Jeff Wall :: Collage study for ‘A Sudden Gust of Wind (After Hokusai)’, 1993 / source: Tate Gallery

Wall created this collage of photocopied photographs and paper to assist his working process in the making of A Sudden Gust of Wind (after
 1993 (Tate T06951). The completed
work is a large back-lit photographic transparency depicting four figures
frozen in attitudes as they respond to a gust of wind in a flat, open landscape.
The sky above them is scattered with papers released from a folder held by the
woman on the left side of the picture. Wall has used the sense of movement
across the image from left to right, resulting from the dispersal of papers and
other evidence of the wind’s direction, as a device to engage the viewer’s eye
and move it over the photograph. To make the work, Wall photographed actors
over a period of five months in a landscape outside his home town, Vancouver,
at times when similar weather conditions prevailed. He then collaged elements
of the photograph digitally in order to achieve the desired composition. The result is a tableau which appears staged in the
manner of a classical painting.
The Study clarifies various aspects of Wall’s
method. It shows the landscape in black and white, the four figures superimposed
on it and above them, the series of papers in the sky, each marked with a red
cross and annotated with numbers. Wall has explained that he used this study, “for working out aspects of the
composition. It was done by photocopying black and white scan outputs,
enlarging them, and patching them together. The main purpose was to plot out
the position and sizes of the papers blowing in the air. I took individual
pieces from the various original scans, copied them, and stuck them on the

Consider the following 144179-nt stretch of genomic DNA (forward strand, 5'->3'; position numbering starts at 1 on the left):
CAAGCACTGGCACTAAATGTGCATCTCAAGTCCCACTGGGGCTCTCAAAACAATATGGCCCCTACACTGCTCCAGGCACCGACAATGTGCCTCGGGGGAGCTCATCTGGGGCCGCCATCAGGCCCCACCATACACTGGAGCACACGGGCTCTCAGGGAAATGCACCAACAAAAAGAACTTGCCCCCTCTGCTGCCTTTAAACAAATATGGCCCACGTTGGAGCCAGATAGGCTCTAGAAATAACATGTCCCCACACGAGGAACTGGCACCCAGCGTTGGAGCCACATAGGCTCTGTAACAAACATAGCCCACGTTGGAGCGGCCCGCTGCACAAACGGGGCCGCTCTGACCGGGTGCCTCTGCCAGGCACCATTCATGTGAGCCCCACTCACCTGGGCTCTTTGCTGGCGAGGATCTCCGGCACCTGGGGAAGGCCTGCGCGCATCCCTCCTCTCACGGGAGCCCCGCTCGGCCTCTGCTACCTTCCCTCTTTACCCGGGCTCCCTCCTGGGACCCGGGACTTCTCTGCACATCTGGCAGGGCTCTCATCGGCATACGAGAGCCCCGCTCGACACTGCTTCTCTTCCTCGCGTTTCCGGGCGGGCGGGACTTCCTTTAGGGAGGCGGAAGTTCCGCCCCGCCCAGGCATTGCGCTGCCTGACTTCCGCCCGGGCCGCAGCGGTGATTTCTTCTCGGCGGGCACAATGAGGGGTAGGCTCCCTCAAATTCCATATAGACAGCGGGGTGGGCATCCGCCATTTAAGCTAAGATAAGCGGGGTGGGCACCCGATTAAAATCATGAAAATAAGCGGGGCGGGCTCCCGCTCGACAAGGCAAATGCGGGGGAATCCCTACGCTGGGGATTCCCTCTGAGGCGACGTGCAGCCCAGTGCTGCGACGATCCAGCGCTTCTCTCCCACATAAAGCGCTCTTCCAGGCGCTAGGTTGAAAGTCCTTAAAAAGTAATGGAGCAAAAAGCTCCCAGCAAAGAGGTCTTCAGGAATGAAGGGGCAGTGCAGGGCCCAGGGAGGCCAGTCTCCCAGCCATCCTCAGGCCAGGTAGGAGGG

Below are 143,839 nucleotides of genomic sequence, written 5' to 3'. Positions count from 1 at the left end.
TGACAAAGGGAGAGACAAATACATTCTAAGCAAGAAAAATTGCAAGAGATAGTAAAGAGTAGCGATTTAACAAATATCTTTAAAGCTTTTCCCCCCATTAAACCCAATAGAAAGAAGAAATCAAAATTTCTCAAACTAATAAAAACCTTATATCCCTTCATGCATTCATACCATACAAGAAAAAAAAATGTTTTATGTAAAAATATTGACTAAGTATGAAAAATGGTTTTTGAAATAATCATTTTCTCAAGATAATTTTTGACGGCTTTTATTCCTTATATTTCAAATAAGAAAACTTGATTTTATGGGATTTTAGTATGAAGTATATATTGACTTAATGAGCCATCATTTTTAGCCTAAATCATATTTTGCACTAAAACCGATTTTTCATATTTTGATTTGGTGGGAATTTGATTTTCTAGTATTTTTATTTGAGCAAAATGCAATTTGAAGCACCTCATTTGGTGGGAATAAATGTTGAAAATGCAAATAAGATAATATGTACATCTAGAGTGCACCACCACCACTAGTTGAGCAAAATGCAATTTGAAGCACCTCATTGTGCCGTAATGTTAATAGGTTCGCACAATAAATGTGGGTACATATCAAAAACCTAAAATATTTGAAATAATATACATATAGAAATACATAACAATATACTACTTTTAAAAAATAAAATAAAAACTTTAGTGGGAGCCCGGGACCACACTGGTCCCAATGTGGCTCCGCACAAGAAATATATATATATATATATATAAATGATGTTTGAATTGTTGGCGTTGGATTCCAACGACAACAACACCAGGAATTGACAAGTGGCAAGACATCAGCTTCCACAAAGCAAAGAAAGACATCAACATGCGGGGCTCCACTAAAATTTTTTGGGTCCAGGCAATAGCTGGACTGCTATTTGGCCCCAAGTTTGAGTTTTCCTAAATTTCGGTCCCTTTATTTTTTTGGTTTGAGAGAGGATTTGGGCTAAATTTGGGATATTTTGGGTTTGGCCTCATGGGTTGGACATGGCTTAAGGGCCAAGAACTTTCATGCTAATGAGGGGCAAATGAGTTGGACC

paper, changing them around to make the composition of the sky. This took quite
a while, and the small pieces were moved around repeatedly. Each has a code
number, so I could trace them back to a sheet of film. So the collage was
really a working element in making the picture.” 

The Study is crossed by a grid of diagonal,
vertical and horizontal lines to aid the artist in mapping the positions of the
picture’s components. Two spindly trees on the left side of the image are
collaged from another piece of paper. They are presumably not in their final
positions as the trunk of the smaller one is misaligned near the base,
indicating places where the artist cut and paste. To the left of the trees, a
patch containing three small figures working the bare fields was also reworked
for the final image; only one figure remains. Close comparison between the
study and the work reveals shifts in the positions of the pages, highlighting
the process of experimentation carried out in creating the composition. (text from Tate Gallery)

thanks to Dolores Sampol for helping me gather the information about this great work

Link to Jeff Wall’s Photograph

Link to

Katsushika Hokusai’s Travellers
Caught in a Sudden breeze at Ejiri